The conference Powershift attracts thousands of animated and passionate young activists and wannabe- world changers, which resulted in a delightful, incendiary, informative and inspiring weekend. Powershift is an annual event geared toward college students designed to empower and inform. It also serves as a space to foster inspiration, creativity and a sharing of resources, stories and challenges surrounding climate change and environmental justice for like minds and those interested in learning. The conference was dynamic and impressive in the scope of issues that it addressed. From tiny, grass roots groups run by students in Northern California, to the NAACP, there was an unprecedented emphasis on intersectionality and the integration of issues across the board, ranging from urban growth projects to reproductive justice.
Anti-oppression trainings, frontline panels and a plethora of sessions on social justice all contributed to the high energy environment of the event. There were more tools and resources available than any passionate student could ever hope to use. While the scope and breadth of the conference could feel overwhelming, the energy and concerted effort to provide attend- ees with concrete examples and resources to take even small actions was encouraging.
Despite the tendency of these types of events to lend themselves towards “ethical masturbation,” Powershift’s focus on “real-life” close to home issues ranging from food distribution to campus divestment campaigns illustrated that the push for change in any manner of arenas is not entirely futile. Deeper connections on emotional and personal levels can only lead to eventual systematic changes, whether it is through the voice of one elderly, gray-haired conference member admitting in his own words that “I don’t know the extent of my privilege and that scares me” or through the small actions of EMU attendees to pull weeds and clear brush for a community garden in downtown Pittsburgh. “Students and activists learned how to connect dots between capitalism and environmental degradation, were shown how health disparities are linked with fracking and fossil fuel extraction and — hopefully– took away practicable skills for ad- dressing these environmental issues.” (www.wearepowershift.org).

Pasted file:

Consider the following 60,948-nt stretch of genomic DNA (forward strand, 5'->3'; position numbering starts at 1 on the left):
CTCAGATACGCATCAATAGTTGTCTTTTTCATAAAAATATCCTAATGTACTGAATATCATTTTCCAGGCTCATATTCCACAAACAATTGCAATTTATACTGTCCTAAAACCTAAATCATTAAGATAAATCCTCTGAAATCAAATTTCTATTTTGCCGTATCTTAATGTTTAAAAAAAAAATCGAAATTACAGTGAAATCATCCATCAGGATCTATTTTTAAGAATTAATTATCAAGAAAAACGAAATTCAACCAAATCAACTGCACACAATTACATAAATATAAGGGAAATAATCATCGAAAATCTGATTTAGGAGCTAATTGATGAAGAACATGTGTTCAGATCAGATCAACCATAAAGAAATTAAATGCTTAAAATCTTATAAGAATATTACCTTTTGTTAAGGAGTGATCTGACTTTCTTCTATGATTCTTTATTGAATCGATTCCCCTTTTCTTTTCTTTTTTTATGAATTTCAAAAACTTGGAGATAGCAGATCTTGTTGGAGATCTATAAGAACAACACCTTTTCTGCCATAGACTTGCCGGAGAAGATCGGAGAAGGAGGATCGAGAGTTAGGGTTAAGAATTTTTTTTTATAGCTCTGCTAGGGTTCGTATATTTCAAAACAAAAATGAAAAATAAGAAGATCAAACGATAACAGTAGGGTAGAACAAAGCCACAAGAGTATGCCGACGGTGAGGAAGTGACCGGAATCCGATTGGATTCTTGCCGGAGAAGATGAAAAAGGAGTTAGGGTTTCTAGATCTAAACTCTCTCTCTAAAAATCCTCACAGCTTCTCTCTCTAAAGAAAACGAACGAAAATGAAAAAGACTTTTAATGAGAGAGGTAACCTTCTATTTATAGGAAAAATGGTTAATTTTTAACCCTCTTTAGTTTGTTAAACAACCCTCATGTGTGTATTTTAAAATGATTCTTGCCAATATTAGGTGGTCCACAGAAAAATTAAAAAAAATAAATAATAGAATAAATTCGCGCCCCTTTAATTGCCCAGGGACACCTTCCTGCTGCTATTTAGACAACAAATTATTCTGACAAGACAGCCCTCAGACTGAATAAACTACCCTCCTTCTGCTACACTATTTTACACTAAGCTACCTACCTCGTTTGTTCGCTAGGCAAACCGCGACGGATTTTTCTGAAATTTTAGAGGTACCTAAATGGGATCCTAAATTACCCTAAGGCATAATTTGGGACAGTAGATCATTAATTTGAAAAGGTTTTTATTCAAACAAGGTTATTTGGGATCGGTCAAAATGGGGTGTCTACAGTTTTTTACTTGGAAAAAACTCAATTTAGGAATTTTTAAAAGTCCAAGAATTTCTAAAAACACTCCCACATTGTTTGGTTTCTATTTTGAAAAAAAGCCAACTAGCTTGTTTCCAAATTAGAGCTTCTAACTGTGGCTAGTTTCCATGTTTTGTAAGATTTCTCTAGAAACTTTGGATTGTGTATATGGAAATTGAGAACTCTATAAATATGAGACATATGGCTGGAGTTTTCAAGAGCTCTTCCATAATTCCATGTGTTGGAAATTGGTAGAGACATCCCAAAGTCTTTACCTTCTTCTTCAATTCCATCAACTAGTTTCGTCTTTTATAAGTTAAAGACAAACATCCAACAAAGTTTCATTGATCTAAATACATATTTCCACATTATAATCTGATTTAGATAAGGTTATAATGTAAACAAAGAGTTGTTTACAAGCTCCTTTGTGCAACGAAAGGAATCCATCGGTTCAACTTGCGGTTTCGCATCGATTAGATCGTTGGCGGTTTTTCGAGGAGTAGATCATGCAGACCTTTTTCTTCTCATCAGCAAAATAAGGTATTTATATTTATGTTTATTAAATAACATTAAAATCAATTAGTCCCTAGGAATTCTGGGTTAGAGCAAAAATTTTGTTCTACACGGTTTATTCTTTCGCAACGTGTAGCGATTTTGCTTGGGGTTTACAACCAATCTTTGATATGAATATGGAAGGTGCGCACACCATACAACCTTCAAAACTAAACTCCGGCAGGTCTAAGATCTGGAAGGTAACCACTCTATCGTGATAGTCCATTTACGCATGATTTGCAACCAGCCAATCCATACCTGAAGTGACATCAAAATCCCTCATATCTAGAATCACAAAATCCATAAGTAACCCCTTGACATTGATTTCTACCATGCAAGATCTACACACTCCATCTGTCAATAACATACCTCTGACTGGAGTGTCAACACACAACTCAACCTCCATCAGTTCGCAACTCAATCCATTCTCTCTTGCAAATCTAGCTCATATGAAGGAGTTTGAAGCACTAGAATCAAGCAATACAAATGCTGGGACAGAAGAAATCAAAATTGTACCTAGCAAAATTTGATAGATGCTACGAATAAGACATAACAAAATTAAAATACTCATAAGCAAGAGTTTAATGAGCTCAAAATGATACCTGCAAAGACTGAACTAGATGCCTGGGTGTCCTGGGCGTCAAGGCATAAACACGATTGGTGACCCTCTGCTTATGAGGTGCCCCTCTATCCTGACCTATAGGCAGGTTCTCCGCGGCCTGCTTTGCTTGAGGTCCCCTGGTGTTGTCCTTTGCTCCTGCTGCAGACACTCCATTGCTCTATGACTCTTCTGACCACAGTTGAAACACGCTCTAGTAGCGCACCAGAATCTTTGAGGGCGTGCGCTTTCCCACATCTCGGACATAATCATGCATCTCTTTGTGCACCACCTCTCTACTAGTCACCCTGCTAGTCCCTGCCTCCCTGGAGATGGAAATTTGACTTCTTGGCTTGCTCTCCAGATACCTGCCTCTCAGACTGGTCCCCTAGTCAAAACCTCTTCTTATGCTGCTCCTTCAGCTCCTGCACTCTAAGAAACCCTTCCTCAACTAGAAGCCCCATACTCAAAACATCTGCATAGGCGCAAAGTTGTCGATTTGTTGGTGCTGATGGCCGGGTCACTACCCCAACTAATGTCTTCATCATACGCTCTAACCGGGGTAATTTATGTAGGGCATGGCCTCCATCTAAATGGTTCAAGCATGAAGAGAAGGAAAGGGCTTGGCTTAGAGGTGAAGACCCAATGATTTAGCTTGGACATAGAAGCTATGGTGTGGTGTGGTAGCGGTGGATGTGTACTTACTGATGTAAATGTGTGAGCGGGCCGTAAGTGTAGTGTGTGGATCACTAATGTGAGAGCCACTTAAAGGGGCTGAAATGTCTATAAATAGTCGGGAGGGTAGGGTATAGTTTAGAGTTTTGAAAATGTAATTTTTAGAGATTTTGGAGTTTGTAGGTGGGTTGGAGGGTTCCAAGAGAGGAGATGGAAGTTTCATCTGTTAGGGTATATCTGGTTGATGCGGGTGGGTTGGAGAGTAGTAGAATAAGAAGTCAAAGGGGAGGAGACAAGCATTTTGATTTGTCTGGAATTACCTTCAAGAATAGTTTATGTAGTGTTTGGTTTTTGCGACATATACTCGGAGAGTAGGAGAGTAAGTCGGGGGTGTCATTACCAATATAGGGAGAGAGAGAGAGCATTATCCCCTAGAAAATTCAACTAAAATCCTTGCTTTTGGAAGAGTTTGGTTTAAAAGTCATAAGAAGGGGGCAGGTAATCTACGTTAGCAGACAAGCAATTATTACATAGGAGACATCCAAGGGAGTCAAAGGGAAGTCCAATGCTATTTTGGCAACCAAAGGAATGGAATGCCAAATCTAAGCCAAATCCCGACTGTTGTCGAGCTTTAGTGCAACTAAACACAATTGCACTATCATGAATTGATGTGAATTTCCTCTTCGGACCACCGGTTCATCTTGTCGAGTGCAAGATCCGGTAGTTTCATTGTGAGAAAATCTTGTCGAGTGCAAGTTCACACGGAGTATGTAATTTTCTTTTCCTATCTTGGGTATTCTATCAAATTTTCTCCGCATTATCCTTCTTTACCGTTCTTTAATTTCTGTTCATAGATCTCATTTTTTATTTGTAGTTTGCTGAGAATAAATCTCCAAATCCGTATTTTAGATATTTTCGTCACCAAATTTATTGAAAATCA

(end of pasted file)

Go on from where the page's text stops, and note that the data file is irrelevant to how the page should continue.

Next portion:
While far from a perfect event, and even far from perhaps predicating the next Civil Rights Movement or Green revolution, Powershift did inspire hope and perhaps dispelled nihilism for some members. As ardent tech-savvy youth tweeted at the end of the weekend, “If you breathe air and drink water, this is about you. This is above race, color and creed. We are all affected….Fight for people, not just the planet.” (http://www.wearepowershift. org/blogs/environmental-justiceinter- sectionality-powershift-storify)
-Rehana Franklin, Staff Writer
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